4) Ditches: Speaking of sheep, don’t you find it annoying that your sheep can only breed in a shed? Or that you can only plow one small field at a time? Or that you need to waste a precious action to drain your marshes? Well my friend, have I got a deal for you! Try out the new & improved Ditch today! Ditches are another great new addition to the game, and as with Trade, Ditches open up a new field of possibilities to explore and give some alternatives to some actions which used to be all but essential, namely ‘colonising’ marshes and building large stables to breed as many sheep as possible. I won’t go into the details here, but trust me when I say that Ditches really give a needed boost to farming and wool strategies.

5) Buildings: Tea & Trade replaces a few of the old buildings and adds a couple of handfuls of new ones. I can sum up this addition in one word: Variety, variety, variety! (Incidentally, this is the mantra used to judge the longevity of a board game’s popularity).

What does that have to do with the price of tea in China? or What I dislike about the expansion
While introducing a 3rd player is a nice idea, I’m not sure I will ever use it. 3 is an awkward number of players, especially for a game that requires so much investment to get over the initial learning curve. Still, I’m sure this is a welcome addition for those who will make use of it.

Put the kettle on or What I like about the expansion
In a word, more options! Fields of Arle is already the best euro sandbox game I have played, and Tea & Trade makes that sandbox that much bigger. The sheer amount of content in this expansion is quite impressive and the quality is as good as the base game.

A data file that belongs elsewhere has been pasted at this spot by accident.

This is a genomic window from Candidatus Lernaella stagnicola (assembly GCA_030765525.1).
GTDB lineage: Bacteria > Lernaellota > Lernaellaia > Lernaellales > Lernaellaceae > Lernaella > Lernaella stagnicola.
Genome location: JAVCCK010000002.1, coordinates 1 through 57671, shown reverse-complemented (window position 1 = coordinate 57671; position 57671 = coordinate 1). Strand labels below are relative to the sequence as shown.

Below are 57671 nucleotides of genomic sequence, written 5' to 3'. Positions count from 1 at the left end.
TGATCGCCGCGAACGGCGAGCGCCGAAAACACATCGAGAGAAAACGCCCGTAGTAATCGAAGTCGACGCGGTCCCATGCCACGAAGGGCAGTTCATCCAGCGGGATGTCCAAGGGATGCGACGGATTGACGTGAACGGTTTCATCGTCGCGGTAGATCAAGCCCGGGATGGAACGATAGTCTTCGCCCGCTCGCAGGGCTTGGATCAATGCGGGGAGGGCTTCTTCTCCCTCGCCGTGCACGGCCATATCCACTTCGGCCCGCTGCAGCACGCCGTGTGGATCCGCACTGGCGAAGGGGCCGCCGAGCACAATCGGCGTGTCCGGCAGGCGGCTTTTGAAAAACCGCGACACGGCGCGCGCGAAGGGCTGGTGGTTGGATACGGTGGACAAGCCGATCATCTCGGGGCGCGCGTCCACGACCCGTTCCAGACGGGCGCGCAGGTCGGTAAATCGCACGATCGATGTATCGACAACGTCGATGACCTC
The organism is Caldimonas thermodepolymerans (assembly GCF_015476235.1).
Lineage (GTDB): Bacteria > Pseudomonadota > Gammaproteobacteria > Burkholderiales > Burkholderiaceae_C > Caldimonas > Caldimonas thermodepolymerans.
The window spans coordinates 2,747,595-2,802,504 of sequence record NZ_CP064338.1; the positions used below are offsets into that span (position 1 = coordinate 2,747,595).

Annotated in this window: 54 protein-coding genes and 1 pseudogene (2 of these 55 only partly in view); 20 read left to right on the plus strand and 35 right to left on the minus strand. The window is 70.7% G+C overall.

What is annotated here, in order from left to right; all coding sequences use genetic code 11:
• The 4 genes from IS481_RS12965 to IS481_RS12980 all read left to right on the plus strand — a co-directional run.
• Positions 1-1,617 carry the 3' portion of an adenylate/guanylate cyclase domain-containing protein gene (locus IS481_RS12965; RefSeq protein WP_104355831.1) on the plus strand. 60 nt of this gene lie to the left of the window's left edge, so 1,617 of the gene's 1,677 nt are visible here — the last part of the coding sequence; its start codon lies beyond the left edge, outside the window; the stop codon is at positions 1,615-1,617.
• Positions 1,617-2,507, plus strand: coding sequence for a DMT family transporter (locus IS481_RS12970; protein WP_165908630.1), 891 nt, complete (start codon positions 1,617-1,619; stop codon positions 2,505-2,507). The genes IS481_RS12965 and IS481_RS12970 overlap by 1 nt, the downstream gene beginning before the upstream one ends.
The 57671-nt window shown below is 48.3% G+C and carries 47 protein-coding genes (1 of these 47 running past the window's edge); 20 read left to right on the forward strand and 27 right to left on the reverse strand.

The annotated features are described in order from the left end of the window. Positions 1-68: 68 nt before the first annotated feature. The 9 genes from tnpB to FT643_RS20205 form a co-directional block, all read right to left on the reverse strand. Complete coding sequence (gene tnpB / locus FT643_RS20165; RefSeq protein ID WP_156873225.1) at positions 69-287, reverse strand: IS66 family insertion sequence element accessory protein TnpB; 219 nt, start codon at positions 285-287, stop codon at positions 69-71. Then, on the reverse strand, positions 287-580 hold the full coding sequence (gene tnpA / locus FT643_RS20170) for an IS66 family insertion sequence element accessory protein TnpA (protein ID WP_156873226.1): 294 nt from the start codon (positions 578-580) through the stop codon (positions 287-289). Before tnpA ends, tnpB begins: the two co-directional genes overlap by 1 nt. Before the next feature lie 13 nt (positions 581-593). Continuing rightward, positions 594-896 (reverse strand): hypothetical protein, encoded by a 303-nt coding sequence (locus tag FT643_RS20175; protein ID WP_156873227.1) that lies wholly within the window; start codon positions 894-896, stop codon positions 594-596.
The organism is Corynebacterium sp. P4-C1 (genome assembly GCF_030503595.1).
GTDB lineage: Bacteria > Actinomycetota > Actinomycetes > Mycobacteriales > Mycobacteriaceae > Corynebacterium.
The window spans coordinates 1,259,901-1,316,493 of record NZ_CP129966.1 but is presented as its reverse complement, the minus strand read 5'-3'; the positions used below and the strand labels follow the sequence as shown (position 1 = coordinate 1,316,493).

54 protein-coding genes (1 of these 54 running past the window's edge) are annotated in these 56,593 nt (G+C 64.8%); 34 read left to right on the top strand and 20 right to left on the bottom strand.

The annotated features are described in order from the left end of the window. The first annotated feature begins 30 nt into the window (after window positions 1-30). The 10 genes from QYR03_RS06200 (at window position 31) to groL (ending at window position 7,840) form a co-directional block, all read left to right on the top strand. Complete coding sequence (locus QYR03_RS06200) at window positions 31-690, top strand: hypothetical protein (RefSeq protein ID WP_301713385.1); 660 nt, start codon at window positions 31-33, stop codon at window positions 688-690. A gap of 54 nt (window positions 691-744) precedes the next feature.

This expansion is a welcome addition if you are a fan of the base game and would like to increase the replayability and the amount of different strategies on offer. In brief, I highly recommend Tea & Trade, it is certainly my cup of tea.
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Richard Dewsbery
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Christianv wrote:

1) A 3rd player: This sounds interesting, but I have yet to try it out. Also, I’m not convinced it will fit on my table. Still, it is a nice option to have and you can always use the 3-player rules to play a quicker 1 or 2-player game.

Don't discount how good the three player game is. No, it won't fit on your table. Unless you are really organised and don't mind siting very, very close to the farm next door. But it is worth that small sacrifice. The third player gives you a bit more tension, someone else to accidentally stumble in the way of your master plan, forcing you to remain a bit more flexible than you can be in a two- or one-player game.

Quote:
2) The titular Tea: By far the most interesting addition to the game, Tea is a new resource which allows you to perform actions better (you can pretend your tool marker is one space higher on a given tool track for a single action) or even to perform an action twice! The implications here are profound and Tea can become a highly valued resource which must be spent judiciously to achieve maximum effect.